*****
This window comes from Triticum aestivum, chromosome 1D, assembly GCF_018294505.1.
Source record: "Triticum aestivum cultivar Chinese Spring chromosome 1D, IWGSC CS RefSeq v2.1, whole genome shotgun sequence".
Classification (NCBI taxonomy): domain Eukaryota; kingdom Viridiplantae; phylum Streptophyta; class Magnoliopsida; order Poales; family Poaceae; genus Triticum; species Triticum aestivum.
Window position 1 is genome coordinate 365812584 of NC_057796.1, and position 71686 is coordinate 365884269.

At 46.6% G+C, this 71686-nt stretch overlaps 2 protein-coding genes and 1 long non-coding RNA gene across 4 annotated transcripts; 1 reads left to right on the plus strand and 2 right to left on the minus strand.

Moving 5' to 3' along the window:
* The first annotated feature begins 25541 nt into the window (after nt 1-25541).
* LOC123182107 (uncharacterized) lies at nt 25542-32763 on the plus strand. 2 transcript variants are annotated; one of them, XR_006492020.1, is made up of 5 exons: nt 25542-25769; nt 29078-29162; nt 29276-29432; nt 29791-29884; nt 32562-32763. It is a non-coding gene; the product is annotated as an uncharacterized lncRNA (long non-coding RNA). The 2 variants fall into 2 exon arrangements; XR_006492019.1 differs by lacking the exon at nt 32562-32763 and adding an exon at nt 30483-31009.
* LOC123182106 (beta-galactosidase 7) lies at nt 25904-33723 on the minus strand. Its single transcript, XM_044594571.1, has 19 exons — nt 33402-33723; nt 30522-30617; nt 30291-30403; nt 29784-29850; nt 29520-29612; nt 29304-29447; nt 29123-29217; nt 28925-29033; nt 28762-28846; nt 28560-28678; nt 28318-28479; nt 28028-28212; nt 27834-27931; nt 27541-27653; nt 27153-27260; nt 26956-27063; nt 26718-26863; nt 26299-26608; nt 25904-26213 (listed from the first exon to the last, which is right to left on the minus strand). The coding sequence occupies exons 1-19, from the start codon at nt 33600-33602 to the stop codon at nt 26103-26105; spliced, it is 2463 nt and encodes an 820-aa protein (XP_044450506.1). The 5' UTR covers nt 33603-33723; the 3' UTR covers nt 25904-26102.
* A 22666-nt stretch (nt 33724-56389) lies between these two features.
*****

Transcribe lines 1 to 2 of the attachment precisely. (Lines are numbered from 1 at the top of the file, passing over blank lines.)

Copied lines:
This window comes from Triticum aestivum, chromosome 1D, assembly GCF_018294505.1.
Source record: "Triticum aestivum cultivar Chinese Spring chromosome 1D, IWGSC CS RefSeq v2.1, whole genome shotgun sequence".